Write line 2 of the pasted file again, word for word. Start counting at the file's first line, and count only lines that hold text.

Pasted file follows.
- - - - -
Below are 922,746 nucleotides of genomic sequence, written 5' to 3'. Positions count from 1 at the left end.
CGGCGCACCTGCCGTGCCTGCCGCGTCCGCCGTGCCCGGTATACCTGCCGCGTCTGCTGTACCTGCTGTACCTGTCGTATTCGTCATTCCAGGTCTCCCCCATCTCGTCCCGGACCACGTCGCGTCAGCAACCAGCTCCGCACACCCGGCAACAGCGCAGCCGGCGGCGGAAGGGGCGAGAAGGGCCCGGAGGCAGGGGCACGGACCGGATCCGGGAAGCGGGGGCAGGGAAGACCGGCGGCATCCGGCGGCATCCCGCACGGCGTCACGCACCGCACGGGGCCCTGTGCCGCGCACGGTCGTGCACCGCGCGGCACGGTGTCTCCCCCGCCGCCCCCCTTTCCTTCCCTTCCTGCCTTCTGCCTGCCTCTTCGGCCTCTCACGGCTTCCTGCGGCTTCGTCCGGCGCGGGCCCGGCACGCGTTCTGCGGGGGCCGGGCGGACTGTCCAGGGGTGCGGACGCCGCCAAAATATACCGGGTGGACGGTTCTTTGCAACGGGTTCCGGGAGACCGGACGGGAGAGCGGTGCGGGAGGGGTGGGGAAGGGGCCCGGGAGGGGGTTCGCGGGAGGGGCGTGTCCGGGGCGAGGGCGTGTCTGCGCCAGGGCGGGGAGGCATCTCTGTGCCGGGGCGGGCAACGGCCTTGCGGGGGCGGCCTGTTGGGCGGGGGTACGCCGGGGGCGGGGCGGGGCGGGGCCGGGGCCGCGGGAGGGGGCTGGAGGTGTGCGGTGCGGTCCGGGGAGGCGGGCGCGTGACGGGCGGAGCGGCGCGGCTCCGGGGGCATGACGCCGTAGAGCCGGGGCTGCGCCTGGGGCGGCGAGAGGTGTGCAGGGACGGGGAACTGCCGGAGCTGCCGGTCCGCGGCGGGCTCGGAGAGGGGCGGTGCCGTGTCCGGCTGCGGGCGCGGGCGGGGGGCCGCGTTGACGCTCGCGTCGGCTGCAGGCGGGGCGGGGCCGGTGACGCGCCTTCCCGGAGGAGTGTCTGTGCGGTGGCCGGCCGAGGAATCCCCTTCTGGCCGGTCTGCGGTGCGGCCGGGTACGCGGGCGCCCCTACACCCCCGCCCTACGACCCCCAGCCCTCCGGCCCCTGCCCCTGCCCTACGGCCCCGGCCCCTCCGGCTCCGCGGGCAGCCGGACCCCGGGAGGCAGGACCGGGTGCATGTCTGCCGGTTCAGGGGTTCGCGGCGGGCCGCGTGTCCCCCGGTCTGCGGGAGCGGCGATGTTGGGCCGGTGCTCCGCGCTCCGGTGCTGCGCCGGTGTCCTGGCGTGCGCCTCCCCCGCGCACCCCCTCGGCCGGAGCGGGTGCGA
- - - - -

CGGCGCACCTGCCGTGCCTGCCGCGTCCGCCGTGCCCGGTATACCTGCCGCGTCTGCTGTACCTGCTGTACCTGTCGTATTCGTCATTCCAGGTCTCCCCCATCTCGTCCCGGACCACGTCGCGTCAGCAACCAGCTCCGCACACCCGGCAACAGCGCAGCCGGCGGCGGAAGGGGCGAGAAGGGCCCGGAGGCAGGGGCACGGACCGGATCCGGGAAGCGGGGGCAGGGAAGACCGGCGGCATCCGGCGGCATCCCGCACGGCGTCACGCACCGCACGGGGCCCTGTGCCGCGCACGGTCGTGCACCGCGCGGCACGGTGTCTCCCCCGCCGCCCCCCTTTCCTTCCCTTCCTGCCTTCTGCCTGCCTCTTCGGCCTCTCACGGCTTCCTGCGGCTTCGTCCGGCGCGGGCCCGGCACGCGTTCTGCGGGGGCCGGGCGGACTGTCCAGGGGTGCGGACGCCGCCAAAATATACCGGGTGGACGGTTCTTTGCAACGGGTTCCGGGAGACCGGACGGGAGAGCGGTGCGGGAGGGGTGGGGAAGGGGCCCGGGAGGGGGTTCGCGGGAGGGGCGTGTCCGGGGCGAGGGCGTGTCTGCGCCAGGGCGGGGAGGCATCTCTGTGCCGGGGCGGGCAACGGCCTTGCGGGGGCGGCCTGTTGGGCGGGGGTACGCCGGGGGCGGGGCGGGGCGGGGCCGGGGCCGCGGGAGGGGGCTGGAGGTGTGCGGTGCGGTCCGGGGAGGCGGGCGCGTGACGGGCGGAGCGGCGCGGCTCCGGGGGCATGACGCCGTAGAGCCGGGGCTGCGCCTGGGGCGGCGAGAGGTGTGCAGGGACGGGGAACTGCCGGAGCTGCCGGTCCGCGGCGGGCTCGGAGAGGGGCGGTGCCGTGTCCGGCTGCGGGCGCGGGCGGGGGGCCGCGTTGACGCTCGCGTCGGCTGCAGGCGGGGCGGGGCCGGTGACGCGCCTTCCCGGAGGAGTGTCTGTGCGGTGGCCGGCCGAGGAATCCCCTTCTGGCCGGTCTGCGGTGCGGCCGGGTACGCGGGCGCCCCTACACCCCCGCCCTACGACCCCCAGCCCTCCGGCCCCTGCCCCTGCCCTACGGCCCCGGCCCCTCCGGCTCCGCGGGCAGCCGGACCCCGGGAGGCAGGACCGGGTGCATGTCTGCCGGTTCAGGGGTTCGCGGCGGGCCGCGTGTCCCCCGGTCTGCGGGAGCGGCGATGTTGGGCCGGTGCTCCGCGCTCCGGTGCTGCGCCGGTGTCCTGGCGTGCGCCTCCCCCGCGCACCCCCTCGGCCGGAGCGGGTGCGA